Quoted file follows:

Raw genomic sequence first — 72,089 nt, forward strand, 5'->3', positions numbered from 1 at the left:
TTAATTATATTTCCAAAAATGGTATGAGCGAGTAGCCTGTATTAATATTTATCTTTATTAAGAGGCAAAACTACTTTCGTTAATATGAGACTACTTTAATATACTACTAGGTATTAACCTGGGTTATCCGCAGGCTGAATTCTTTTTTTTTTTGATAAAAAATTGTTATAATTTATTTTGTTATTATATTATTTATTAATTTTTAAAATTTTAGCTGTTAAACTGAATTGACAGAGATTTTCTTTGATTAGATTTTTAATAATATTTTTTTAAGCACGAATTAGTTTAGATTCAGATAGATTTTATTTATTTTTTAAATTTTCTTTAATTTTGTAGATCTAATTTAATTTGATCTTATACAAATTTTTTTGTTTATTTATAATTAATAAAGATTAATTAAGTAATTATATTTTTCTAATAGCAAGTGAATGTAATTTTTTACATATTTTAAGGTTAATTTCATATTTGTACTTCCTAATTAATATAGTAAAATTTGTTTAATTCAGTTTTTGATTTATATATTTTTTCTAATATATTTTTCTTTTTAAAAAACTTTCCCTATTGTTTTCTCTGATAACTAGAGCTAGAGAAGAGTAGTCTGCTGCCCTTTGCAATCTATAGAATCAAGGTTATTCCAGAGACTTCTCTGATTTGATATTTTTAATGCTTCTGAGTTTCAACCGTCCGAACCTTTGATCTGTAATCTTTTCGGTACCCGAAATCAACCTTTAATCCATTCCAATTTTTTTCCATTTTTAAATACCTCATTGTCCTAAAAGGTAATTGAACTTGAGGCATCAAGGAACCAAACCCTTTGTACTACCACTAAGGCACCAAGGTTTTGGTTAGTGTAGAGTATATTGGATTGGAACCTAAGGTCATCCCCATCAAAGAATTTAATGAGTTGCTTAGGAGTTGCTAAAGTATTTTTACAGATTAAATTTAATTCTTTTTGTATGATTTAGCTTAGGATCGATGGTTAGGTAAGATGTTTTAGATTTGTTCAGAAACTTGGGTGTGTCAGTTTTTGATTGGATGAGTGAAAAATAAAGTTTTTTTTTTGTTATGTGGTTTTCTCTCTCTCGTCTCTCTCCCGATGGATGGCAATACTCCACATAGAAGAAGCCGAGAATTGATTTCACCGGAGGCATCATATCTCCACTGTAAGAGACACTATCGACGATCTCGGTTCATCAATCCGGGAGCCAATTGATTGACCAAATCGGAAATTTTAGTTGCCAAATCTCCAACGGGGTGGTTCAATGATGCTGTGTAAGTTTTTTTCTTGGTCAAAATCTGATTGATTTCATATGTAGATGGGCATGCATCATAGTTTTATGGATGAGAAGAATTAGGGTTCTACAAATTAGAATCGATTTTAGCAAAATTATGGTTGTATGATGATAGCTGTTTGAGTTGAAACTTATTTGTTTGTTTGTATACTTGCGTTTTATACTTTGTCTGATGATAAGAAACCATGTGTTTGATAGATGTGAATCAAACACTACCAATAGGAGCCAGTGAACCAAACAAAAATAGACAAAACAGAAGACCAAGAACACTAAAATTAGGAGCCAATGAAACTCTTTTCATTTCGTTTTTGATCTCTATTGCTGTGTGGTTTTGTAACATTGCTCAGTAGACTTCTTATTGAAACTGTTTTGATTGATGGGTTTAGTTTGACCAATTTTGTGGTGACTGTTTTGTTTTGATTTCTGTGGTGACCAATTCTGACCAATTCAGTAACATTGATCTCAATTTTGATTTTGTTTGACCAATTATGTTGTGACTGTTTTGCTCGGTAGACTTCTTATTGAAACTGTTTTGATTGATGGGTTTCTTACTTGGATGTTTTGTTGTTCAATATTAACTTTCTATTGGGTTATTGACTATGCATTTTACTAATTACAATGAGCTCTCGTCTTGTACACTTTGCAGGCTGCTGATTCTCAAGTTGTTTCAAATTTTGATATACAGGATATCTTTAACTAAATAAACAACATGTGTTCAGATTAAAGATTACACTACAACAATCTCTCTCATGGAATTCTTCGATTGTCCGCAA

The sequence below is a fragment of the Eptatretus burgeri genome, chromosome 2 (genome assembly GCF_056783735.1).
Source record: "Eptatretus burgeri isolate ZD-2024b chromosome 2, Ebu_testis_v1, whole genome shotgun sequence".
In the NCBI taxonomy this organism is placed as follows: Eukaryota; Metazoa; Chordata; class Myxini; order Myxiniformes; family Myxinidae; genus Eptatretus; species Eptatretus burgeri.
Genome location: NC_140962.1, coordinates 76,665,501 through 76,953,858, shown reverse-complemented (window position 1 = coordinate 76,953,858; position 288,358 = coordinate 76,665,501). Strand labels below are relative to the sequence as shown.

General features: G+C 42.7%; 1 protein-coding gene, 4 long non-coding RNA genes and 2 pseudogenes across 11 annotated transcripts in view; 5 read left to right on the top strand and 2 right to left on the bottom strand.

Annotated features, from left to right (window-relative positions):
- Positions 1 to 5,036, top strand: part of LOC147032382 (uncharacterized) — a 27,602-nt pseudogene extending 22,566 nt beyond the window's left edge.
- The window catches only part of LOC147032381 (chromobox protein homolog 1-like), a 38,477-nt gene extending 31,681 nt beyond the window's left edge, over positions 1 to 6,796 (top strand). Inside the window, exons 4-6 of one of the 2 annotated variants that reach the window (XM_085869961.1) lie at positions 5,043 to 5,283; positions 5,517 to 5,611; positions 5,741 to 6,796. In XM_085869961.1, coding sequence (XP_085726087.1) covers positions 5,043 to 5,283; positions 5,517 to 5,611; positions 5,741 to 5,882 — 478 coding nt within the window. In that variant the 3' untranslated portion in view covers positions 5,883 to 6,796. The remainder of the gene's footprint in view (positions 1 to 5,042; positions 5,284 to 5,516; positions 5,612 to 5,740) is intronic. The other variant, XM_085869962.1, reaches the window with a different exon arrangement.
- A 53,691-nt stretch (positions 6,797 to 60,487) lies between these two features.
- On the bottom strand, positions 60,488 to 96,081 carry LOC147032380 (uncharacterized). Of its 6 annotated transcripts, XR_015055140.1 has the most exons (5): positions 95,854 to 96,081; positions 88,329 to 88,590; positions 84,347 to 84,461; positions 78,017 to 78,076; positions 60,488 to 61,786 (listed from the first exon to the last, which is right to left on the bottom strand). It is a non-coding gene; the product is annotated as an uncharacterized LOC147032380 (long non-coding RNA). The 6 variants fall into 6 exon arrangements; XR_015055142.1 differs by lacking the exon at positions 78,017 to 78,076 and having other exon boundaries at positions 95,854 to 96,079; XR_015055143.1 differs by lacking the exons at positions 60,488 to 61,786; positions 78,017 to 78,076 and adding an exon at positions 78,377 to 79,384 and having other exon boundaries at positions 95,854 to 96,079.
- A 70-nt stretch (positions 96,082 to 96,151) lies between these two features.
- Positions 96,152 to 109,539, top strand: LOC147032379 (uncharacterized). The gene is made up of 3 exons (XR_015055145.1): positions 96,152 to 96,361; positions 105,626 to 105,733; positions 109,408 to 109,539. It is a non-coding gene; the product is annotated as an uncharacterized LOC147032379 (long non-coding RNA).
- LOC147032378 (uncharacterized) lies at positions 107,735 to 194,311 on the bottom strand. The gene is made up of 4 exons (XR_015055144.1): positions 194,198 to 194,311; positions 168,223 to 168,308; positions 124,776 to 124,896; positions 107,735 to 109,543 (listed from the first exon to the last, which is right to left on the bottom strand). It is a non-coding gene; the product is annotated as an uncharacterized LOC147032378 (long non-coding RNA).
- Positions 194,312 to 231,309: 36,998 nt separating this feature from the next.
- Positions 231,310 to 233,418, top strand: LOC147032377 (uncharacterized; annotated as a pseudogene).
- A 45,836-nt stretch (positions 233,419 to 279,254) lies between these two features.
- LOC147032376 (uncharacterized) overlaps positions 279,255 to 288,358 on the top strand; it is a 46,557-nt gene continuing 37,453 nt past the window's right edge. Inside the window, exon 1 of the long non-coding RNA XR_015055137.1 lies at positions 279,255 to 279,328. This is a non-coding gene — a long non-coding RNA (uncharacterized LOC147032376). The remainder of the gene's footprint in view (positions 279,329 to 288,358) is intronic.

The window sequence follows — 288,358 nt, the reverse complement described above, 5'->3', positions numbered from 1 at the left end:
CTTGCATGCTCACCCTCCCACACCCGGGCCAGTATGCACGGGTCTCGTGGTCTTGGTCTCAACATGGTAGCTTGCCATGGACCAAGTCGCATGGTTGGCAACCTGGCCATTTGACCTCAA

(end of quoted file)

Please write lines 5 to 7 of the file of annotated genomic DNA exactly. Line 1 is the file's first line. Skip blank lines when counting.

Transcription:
In the NCBI taxonomy this organism is placed as follows: Eukaryota; Metazoa; Chordata; class Myxini; order Myxiniformes; family Myxinidae; genus Eptatretus; species Eptatretus burgeri.
Genome location: NC_140962.1, coordinates 76,665,501 through 76,953,858, shown reverse-complemented (window position 1 = coordinate 76,953,858; position 288,358 = coordinate 76,665,501). Strand labels below are relative to the sequence as shown.

General features: G+C 42.7%; 1 protein-coding gene, 4 long non-coding RNA genes and 2 pseudogenes across 11 annotated transcripts in view; 5 read left to right on the top strand and 2 right to left on the bottom strand.